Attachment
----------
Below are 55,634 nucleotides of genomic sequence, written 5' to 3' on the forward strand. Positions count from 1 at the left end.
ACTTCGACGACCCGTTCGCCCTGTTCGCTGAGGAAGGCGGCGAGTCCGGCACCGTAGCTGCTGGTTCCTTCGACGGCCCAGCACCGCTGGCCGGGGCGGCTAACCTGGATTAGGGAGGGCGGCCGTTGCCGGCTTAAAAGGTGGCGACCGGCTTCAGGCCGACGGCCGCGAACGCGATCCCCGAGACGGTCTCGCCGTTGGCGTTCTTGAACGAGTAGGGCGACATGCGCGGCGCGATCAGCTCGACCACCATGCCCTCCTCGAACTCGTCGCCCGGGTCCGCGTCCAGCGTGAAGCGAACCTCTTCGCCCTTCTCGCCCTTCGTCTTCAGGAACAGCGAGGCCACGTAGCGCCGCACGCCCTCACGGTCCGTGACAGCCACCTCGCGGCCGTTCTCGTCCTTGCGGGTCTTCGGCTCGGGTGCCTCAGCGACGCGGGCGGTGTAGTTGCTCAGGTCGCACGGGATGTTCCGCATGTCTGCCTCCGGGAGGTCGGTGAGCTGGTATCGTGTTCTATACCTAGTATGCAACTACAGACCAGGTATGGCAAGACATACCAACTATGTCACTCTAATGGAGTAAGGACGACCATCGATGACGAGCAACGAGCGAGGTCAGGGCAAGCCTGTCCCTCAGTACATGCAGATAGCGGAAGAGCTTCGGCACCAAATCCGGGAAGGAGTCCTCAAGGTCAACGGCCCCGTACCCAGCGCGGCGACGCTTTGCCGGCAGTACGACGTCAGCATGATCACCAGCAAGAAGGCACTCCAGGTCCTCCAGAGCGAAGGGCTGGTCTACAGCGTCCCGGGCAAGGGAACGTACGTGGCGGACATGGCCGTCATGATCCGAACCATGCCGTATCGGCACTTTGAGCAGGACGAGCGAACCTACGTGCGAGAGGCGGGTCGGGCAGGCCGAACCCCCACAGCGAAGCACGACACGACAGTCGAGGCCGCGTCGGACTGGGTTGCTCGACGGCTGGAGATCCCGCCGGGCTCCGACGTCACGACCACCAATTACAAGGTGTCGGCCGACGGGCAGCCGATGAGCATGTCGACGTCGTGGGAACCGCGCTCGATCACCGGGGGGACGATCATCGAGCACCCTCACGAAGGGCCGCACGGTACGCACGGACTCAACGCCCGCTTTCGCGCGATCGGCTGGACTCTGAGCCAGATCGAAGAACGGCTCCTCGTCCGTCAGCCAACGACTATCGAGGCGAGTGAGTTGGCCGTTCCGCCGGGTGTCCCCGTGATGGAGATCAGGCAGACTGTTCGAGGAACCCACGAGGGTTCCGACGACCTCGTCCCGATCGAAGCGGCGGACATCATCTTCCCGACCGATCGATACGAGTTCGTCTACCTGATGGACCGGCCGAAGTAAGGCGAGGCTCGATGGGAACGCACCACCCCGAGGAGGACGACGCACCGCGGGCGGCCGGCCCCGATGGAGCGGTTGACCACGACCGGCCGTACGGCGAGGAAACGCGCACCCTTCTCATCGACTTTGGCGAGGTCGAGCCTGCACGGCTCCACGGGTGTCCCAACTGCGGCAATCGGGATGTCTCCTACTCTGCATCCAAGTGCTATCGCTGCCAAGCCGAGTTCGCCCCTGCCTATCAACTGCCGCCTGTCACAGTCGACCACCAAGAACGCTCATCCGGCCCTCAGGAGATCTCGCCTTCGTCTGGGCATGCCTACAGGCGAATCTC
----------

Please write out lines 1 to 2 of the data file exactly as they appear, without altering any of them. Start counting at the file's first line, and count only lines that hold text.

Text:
Below are 55,634 nucleotides of genomic sequence, written 5' to 3' on the forward strand. Positions count from 1 at the left end.
ACTTCGACGACCCGTTCGCCCTGTTCGCTGAGGAAGGCGGCGAGTCCGGCACCGTAGCTGCTGGTTCCTTCGACGGCCCAGCACCGCTGGCCGGGGCGGCTAACCTGGATTAGGGAGGGCGGCCGTTGCCGGCTTAAAAGGTGGCGACCGGCTTCAGGCCGACGGCCGCGAACGCGATCCCCGAGACGGTCTCGCCGTTGGCGTTCTTGAACGAGTAGGGCGACATGCGCGGCGCGATCAGCTCGACCACCATGCCCTCCTCGAACTCGTCGCCCGGGTCCGCGTCCAGCGTGAAGCGAACCTCTTCGCCCTTCTCGCCCTTCGTCTTCAGGAACAGCGAGGCCACGTAGCGCCGCACGCCCTCACGGTCCGTGACAGCCACCTCGCGGCCGTTCTCGTCCTTGCGGGTCTTCGGCTCGGGTGCCTCAGCGACGCGGGCGGTGTAGTTGCTCAGGTCGCACGGGATGTTCCGCATGTCTGCCTCCGGGAGGTCGGTGAGCTGGTATCGTGTTCTATACCTAGTATGCAACTACAGACCAGGTATGGCAAGACATACCAACTATGTCACTCTAATGGAGTAAGGACGACCATCGATGACGAGCAACGAGCGAGGTCAGGGCAAGCCTGTCCCTCAGTACATGCAGATAGCGGAAGAGCTTCGGCACCAAATCCGGGAAGGAGTCCTCAAGGTCAACGGCCCCGTACCCAGCGCGGCGACGCTTTGCCGGCAGTACGACGTCAGCATGATCACCAGCAAGAAGGCACTCCAGGTCCTCCAGAGCGAAGGGCTGGTCTACAGCGTCCCGGGCAAGGGAACGTACGTGGCGGACATGGCCGTCATGATCCGAACCATGCCGTATCGGCACTTTGAGCAGGACGAGCGAACCTACGTGCGAGAGGCGGGTCGGGCAGGCCGAACCCCCACAGCGAAGCACGACACGACAGTCGAGGCCGCGTCGGACTGGGTTGCTCGACGGCTGGAGATCCCGCCGGGCTCCGACGTCACGACCACCAATTACAAGGTGTCGGCCGACGGGCAGCCGATGAGCATGTCGACGTCGTGGGAACCGCGCTCGATCACCGGGGGGACGATCATCGAGCACCCTCACGAAGGGCCGCACGGTACGCACGGACTCAACGCCCGCTTTCGCGCGATCGGCTGGACTCTGAGCCAGATCGAAGAACGGCTCCTCGTCCGTCAGCCAACGACTATCGAGGCGAGTGAGTTGGCCGTTCCGCCGGGTGTCCCCGTGATGGAGATCAGGCAGACTGTTCGAGGAACCCACGAGGGTTCCGACGACCTCGTCCCGATCGAAGCGGCGGACATCATCTTCCCGACCGATCGATACGAGTTCGTCTACCTGATGGACCGGCCGAAGTAAGGCGAGGCTCGATGGGAACGCACCACCCCGAGGAGGACGACGCACCGCGGGCGGCCGGCCCCGATGGAGCGGTTGACCACGACCGGCCGTACGGCGAGGAAACGCGCACCCTTCTCATCGACTTTGGCGAGGTCGAGCCTGCACGGCTCCACGGGTGTCCCAACTGCGGCAATCGGGATGTCTCCTACTCTGCATCCAAGTGCTATCGCTGCCAAGCCGAGTTCGCCCCTGCCTATCAACTGCCGCCTGTCACAGTCGACCACCAAGAACGCTCATCCGGCCCTCAGGAGATCTCGCCTTCGTCTGGGCATGCCTACAGGCGAATCTC